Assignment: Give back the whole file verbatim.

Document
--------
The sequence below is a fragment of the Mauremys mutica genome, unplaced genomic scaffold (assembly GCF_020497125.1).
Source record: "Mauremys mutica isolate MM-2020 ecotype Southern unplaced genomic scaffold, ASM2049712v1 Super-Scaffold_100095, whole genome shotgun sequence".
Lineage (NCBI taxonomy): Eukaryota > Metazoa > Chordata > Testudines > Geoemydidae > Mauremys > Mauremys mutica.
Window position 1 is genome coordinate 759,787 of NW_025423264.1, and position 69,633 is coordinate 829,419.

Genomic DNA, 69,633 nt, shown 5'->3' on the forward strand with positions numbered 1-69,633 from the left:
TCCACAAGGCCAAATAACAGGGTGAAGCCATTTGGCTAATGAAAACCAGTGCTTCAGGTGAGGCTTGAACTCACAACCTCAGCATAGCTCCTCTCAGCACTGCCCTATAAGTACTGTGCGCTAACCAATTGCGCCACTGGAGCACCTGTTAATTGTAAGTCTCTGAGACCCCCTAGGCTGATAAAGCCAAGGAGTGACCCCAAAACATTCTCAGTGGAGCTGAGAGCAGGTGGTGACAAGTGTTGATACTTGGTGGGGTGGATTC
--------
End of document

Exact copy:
The sequence below is a fragment of the Mauremys mutica genome, unplaced genomic scaffold (assembly GCF_020497125.1).
Source record: "Mauremys mutica isolate MM-2020 ecotype Southern unplaced genomic scaffold, ASM2049712v1 Super-Scaffold_100095, whole genome shotgun sequence".
Lineage (NCBI taxonomy): Eukaryota > Metazoa > Chordata > Testudines > Geoemydidae > Mauremys > Mauremys mutica.
Window position 1 is genome coordinate 759,787 of NW_025423264.1, and position 69,633 is coordinate 829,419.

Genomic DNA, 69,633 nt, shown 5'->3' on the forward strand with positions numbered 1-69,633 from the left:
TCCACAAGGCCAAATAACAGGGTGAAGCCATTTGGCTAATGAAAACCAGTGCTTCAGGTGAGGCTTGAACTCACAACCTCAGCATAGCTCCTCTCAGCACTGCCCTATAAGTACTGTGCGCTAACCAATTGCGCCACTGGAGCACCTGTTAATTGTAAGTCTCTGAGACCCCCTAGGCTGATAAAGCCAAGGAGTGACCCCAAAACATTCTCAGTGGAGCTGAGAGCAGGTGGTGACAAGTGTTGATACTTGGTGGGGTGGATTC